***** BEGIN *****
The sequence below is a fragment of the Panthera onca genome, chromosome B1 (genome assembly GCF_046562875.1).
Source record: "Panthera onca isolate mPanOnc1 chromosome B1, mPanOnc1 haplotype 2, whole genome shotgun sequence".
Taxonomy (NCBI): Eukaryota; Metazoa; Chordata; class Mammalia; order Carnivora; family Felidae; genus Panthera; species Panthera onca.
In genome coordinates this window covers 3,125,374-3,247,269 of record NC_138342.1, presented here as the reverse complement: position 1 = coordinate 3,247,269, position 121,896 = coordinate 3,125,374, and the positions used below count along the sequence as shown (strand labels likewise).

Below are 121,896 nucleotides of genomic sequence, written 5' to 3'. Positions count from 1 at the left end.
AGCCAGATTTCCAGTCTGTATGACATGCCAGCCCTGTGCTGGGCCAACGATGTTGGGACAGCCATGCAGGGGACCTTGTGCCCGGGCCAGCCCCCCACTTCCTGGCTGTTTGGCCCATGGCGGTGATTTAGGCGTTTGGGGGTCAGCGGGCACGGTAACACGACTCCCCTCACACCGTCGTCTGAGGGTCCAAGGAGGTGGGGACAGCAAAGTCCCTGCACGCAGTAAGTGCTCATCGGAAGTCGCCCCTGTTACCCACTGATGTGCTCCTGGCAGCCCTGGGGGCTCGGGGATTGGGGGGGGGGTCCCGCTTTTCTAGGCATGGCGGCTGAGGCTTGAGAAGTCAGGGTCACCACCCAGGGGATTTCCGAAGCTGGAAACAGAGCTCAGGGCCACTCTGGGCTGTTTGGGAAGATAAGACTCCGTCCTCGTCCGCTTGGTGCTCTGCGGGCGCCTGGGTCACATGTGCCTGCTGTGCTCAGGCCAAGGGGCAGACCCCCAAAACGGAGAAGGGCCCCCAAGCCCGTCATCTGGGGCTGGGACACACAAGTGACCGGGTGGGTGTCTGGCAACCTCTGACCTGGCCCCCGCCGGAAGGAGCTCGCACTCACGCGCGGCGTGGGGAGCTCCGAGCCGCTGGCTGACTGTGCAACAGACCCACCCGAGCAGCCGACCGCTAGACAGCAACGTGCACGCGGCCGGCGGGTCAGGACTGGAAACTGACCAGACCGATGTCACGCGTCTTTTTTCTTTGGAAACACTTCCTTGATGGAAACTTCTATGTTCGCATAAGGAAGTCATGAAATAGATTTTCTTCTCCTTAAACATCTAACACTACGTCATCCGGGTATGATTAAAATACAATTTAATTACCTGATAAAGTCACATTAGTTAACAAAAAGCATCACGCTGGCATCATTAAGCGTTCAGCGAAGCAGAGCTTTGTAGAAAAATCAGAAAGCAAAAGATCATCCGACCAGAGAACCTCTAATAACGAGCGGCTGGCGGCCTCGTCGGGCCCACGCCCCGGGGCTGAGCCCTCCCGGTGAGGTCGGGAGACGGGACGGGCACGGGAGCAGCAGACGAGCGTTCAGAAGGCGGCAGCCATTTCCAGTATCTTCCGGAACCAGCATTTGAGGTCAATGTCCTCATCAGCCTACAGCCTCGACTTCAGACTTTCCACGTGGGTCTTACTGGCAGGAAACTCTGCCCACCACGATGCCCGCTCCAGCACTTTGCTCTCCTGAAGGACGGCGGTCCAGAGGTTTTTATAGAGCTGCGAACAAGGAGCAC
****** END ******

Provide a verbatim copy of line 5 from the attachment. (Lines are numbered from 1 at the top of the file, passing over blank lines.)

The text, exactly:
Below are 121,896 nucleotides of genomic sequence, written 5' to 3'. Positions count from 1 at the left end.